- The filename was enclosed in double quotes so the embedded spaces wouldn't cause confusion. If I didn't like the typing-filenames-in-double-quotes method, then instead I could simply have dragged the file's icon from the Desktop to the Terminal window at the point when I would ordinarily have typed in the argument — following the manually typed-in space character, mind you — resulting in /Users/eric/Desktop/The\ Lost\ Symbol.pdb. This is the so-called "fully specified path to the file." It has \ characters strewn within it to tame the included embedded spaces. No enclosing double quotes are necessary.
- I next typed "The Lost Symbol HTML", in double quotes. It pointed to the empty The Lost Symbol HTML folder, sitting on the Desktop, where I wanted the output of eReader2html.txt to go.
- Again, I could simply have dragged the folder's icon from the Desktop into the Terminal window, following my manually typed-in space character, to enter the fully specified path to the folder, /Users/eric/Desktop/The\ Lost\ Symbol\ HTML, into the command line.
- I next typed "Eric Palmer Stewart", in double quotes. It was the name under which I had purchased the original PDB version of the original The Lost Symbol.pdb e-book from eReader.com. My "your name" specification had to be capitalized in the exact same way as on my eReader.com account.
- Finally, I typed in 4264********0937. No double quotes were needed, since there were no internal spaces, dashes, etc. It was the 16-digit number on the credit card that I used to buy the The Lost Symbol.pdb e-book from eReader.com. I have obfuscated the middle eight digits here, but what I actually typed in in Terminal was the correct credit card number in its entirety. I could alternatively have entered just the final eight digits, ****0937 — without obfuscation, of course — instead of the whole 16-digit number.
It took a few minutes for Processing... done to appear in the Terminal window. Once the processing was done, my The Lost Symbol HTML folder contained:
|The Lost Symbol HTML folder's contents|
(click to enlarge)
The book.html file is the main item. The .png files are graphic elements, most of which are illustrations from the book. cover.png is an image of the book's cover:
|The Lost Symbol Cover Image|
as seen in Preview
I double-clicked book.html, and the whole book, graphics and all, opened for inspection in my Safari browser:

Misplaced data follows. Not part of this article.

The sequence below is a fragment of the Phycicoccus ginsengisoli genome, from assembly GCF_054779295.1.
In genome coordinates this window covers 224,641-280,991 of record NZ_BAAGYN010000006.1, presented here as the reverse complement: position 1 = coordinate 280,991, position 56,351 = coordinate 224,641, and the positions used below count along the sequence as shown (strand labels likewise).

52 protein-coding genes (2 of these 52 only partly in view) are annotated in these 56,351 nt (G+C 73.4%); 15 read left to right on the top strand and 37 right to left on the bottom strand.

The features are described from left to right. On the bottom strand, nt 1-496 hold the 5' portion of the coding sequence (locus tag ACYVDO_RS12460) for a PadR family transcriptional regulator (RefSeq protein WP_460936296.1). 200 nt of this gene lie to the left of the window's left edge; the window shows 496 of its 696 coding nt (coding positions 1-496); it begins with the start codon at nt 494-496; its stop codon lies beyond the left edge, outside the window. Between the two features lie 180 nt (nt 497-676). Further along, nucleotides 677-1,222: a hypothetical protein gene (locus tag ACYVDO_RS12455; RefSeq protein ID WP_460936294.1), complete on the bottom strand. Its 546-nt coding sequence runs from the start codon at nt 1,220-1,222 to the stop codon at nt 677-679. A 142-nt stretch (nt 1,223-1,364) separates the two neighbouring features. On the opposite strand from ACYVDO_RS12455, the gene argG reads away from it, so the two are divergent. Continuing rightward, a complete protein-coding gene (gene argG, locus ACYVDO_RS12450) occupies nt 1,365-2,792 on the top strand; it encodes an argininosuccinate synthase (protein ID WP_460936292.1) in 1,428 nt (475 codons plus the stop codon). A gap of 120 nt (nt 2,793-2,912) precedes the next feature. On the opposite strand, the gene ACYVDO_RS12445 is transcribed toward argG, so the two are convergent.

|The Lost Symbol HTML folder's book.html file|
open in a Safari window
(click to enlarge)
Instead of turning pages, I was able to use the scroll bar to slide vertically through the book.
Now it's time to use calibre to convert the HTML into an EPUB:
|Open calibre (website here; download page here; online manual here).|
(Click on this and the other screenshot images to enlarge them.)
|Click on the Add Books icon.|
|Navigate to and open the book.html file.|
|Wait a minute for the Adding... window to disappear.|
|Make sure the e-book you just added is highlighted.|
Now, since calibre won't necessarily use the cover.png file, you can give the e-book you just added a cover:
|Click on the Edit Metadata icon.|
|Click on the Download cover button in the Edit Meta Information window, and after the cover downloads, click OK.|
|Verify the downloaded cover in the Edit Meta Information window, then click OK.|
|Verify the downloaded cover in the main window.|
Now you can convert the e-book to an EPUB:
|Click on the Convert Books icon.|
|When the Convert (your e-book name) window appears ...|
|... choose Output format: EPUB, then click OK to dismiss the Convert (your e-book name) window.|
|In the main window, wait a minute for the spinning progress icon next to Jobs: 1 to stop spinning.|
|Now, with Jobs: 0 again, the main window looks like this.|
|Click on Click to open to reveal the EPUB file in the Finder ...|
|...and (in this example) the new EPUB file is shown as The Lost Symbol - Dan Brown.epub.|
Next, import the EPUB file into iTunes by dragging it into the Library, as per this movie:
(You can play a larger version of the movie in QuickTime by clicking on the image above. You can also just position your mouse pointer on the image above and use the scroll wheel to move through the movie.)
The EPUB is now visible in the Books section of the iTunes library:
To copy it into iBooks on your iPhone or other iDevice, connect the iDevice to your Mac, and it will automatically sync. If it's already connected at the time you import the EPUB into iTunes, just highlight the iDevice on the left side of the iTunes window and click on the Sync button at lower right:
Now the EPUB shows up in your Library in iBooks on the iDevice: